The United States Pony Clubs announce the three top finishers in the 2017 Hildegard Neill Ritchie Joys of Foxhunting Writing Contest. This competition is open to all D- or C-rated Pony Club members. The winner receives a $200 cash prize to spend on foxhunting dues, hunt capping fees, Pony Club camp or related activities, with smaller awards to second and third places. From the sounds of the hunt field, to a sleepy pony reluctant to leave his hay-filled stall, to the unseen bonds between hound and fox, these young writers capture the thrills and mysteries of the field.
No one captures the essence of a day's hunting quite like our juniors! M. Drum photo.
Congratulations to the winners, and we wish you many more years of good sport!
By Alyssa Seldal, 12, D-3 Traditional, Carbon River Pony Club
“Ware hole, ware hole, ware hole.”
Each horse canters around the hole.
Everyone slows down to a halt.
The hounds have found the “fox”.
We take a break
to let the hounds rest.
head off down the trail.
trotting to keep up.
Soon we are
galloping down the trail,
jumping jumps one by one.
After about 2 hours,
we start to slow down.
We see more and more
trailers and finally,
“Good boy” I say,
before I dismount.
Afterwards we sit
outside the clubhouse,
eat lunch and talk
about the hunt.
After that we
load the horses up
and head off after a
The Fox and the Hunt
By Lila Entwistle, 12, Junior member of the Mission Valley Hunt, D-3 Traditional, South Wind Pony Club
These are my acres. The deserted abundance, my home. I live to be the lion of my wilderness, the dreamer of my plains. But to my kingdom, a fox. I am a wise fox, but I do not know who is tugging on the strings, the strings that are attached to the sun and the moon, the lakes and the land, life and death.
As you can tell, they are opposites, but they run my kingdom to a higher power than I. They are beautiful if you can see them; if you aren't blinded by conspiracies. One day, I did see them, the strings. I had heard the thunder, not clapping, but thunder that thumped the earth delicately. I heard a million babbles, I heard a powerful horn, I heard the “Tally Ho.” I found my burrow and cowered like a possum. I was a disgrace to my kingdom. Would they all die from the human’s hounds?
The answer is no…The hunters sat there a second, praising each other and gazing at me in my burrow. The dogs started frolicking and I knew I found the strings. It was as if we were both in my burrow, the humans and me, patting each other on the back and respecting one another’s presence. It was like we were old friends seeing each other again. The stereotypes drifted away in the impenetrable fog. I could see how beautiful it was. Every week they came out and I presented myself, happily.
Everything was well until they stopped coming out. It had felt like years; a fox’s life can be short. It had been a while, but one fox said it was their off-season; their break. Soon, the thunder commenced.The babbling began, the many huntsmen and women screaming, “Tally Ho!” I found my heart raising and lifting me up. Like a balloon in my chest. I came out of my burrow and saw it. A huntswomen carrying a child.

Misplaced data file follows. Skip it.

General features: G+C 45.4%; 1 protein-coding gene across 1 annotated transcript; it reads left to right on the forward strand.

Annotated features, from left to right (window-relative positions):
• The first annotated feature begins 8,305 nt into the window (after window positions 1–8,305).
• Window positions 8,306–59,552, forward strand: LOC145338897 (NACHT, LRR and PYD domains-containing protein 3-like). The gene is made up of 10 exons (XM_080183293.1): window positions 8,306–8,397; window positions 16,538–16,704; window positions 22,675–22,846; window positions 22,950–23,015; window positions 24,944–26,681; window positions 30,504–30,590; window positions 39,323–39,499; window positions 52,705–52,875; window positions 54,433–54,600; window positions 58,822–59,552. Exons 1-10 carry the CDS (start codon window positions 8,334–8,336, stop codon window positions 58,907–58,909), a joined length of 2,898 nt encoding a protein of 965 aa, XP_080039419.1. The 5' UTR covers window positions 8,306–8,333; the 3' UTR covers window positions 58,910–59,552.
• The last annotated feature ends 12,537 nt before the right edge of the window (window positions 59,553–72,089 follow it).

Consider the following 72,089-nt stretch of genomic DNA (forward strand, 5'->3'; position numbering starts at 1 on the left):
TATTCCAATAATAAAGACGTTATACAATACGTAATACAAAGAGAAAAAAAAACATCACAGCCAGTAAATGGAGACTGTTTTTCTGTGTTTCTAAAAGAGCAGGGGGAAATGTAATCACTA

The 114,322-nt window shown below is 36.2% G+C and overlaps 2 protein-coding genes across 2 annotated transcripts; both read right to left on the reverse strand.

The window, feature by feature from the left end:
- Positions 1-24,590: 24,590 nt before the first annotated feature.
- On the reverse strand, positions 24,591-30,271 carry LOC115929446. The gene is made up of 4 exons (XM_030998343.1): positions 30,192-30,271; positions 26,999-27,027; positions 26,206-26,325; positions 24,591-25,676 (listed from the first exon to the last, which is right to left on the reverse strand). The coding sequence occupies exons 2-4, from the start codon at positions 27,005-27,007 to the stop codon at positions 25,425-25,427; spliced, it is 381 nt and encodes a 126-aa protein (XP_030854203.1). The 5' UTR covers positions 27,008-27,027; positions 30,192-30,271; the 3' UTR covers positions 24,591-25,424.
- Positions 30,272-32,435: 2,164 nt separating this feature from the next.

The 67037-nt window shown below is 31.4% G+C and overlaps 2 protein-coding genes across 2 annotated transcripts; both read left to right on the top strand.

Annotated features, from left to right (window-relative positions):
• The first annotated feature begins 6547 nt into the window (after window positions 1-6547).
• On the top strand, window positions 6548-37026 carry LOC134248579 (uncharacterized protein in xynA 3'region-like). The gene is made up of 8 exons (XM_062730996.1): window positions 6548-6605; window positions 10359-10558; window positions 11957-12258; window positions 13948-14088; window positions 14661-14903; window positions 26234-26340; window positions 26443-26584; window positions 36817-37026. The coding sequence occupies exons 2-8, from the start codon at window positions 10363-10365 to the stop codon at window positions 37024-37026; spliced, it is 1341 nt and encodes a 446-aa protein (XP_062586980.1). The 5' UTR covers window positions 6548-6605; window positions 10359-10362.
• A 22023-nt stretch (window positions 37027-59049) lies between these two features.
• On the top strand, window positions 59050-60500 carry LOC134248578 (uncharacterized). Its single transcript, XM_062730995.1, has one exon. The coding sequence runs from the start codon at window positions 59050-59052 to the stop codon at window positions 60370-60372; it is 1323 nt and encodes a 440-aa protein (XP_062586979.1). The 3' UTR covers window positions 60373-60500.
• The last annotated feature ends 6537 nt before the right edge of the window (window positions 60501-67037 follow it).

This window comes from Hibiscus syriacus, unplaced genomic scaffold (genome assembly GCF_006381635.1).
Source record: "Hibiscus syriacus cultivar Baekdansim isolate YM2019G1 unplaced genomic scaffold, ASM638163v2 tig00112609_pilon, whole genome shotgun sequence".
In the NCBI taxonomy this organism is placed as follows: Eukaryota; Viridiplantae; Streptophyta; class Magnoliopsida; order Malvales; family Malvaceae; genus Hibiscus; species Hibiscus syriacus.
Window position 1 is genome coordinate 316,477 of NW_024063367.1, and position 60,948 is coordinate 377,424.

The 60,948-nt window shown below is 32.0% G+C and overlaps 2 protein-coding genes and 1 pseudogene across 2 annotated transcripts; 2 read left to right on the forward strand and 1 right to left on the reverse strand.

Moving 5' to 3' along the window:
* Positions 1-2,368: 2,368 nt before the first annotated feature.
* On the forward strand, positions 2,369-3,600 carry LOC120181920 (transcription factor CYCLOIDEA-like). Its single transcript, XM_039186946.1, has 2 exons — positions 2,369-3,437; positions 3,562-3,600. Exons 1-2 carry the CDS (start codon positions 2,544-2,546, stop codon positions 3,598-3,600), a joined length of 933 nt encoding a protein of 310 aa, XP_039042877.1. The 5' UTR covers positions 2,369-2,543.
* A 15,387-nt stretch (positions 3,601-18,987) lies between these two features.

I was the first fox the infant had ever seen and she happily babbled with the hounds. She reached for me and I knew the strings were not caused by someone, o rsomething… they are caused by the acts we do. Do we do something kind? The strings pull; do we do something out of our way? The strings tug another. Some day I could repay the kindness brought to me by the huntsmen. I just have to wait for the right moment. Until then, together, we play and the strings tug.
Starfire’s First Hunt
By Sylvia Byars, 10, D-2 Traditional, Wayne-Du Page Hunt Pony Club
I woke to the sound of grain being dumped into my feed-box and hay being shoved into my hay-net. My rider made some weird noises.
“Up and at ‘em, Starfire! It’s 5:00 a.m. and the hunt starts at 6:15.”
‘Well,’ I thought, ‘I’ll hustle along with my grain and start on my hay as fast as I can. My rider doesn’t like to be kept waiting."
It took fifteen minutes to get to the barn, so we had to leave at what you humans call 5:45. Since I only had about forty-five minutes, I could only eat about half of my hay.
“Don’t worry, Starfire,” says rider. “It will still be there when you come back.”
Once we got to the barn, we had ten minutes to groom quickly and tack up. Then we walked over to a grassy field. Two people who were there. One had a brass-looking horn. The other one was in the center of about 30-45 dogs. The dogs looked scary, but they were actually nice.
In the next five minutes, about forty more people arrived. Precisely at 6:15 we set off. The man with the horn gave it a loud vroop! and we were off. There was a lot of excitement, with the hounds barking and baying, and the horses jumping over logs and rushing after one another. It made me a little nervous, but it was fun!
Soon, though, I began to tire. I looked around for Snowbell, my best friend. I had seen her earlier, and I wanted someone to talk to. I spotted her a little ways ahead of me. I put on an extra spurt of speed and sidled up next to her.
“Hey, Snowbell!” I nickered.
“Hi, Starfire!” Snowbell replied. “I was just thinking about you. When do you think this is going to end?”
“I don’t know.” I answered truthfully, “I was going to ask you the same question. Are you tired?”“Yeah, I am.” Snowbell neighed with a toss of her beautiful, silvery mane. “I hope it’s going to end soon.”
We continued this talk for a while. After about forty-five more minutes, everyone slowed down. We had gone in a big circle, and we were back at the barn.
Everyone drove back home, tired. I was also hungry. I was glad I still had hay. After I ate, I slept a little. I couldn’t wait to do it next time!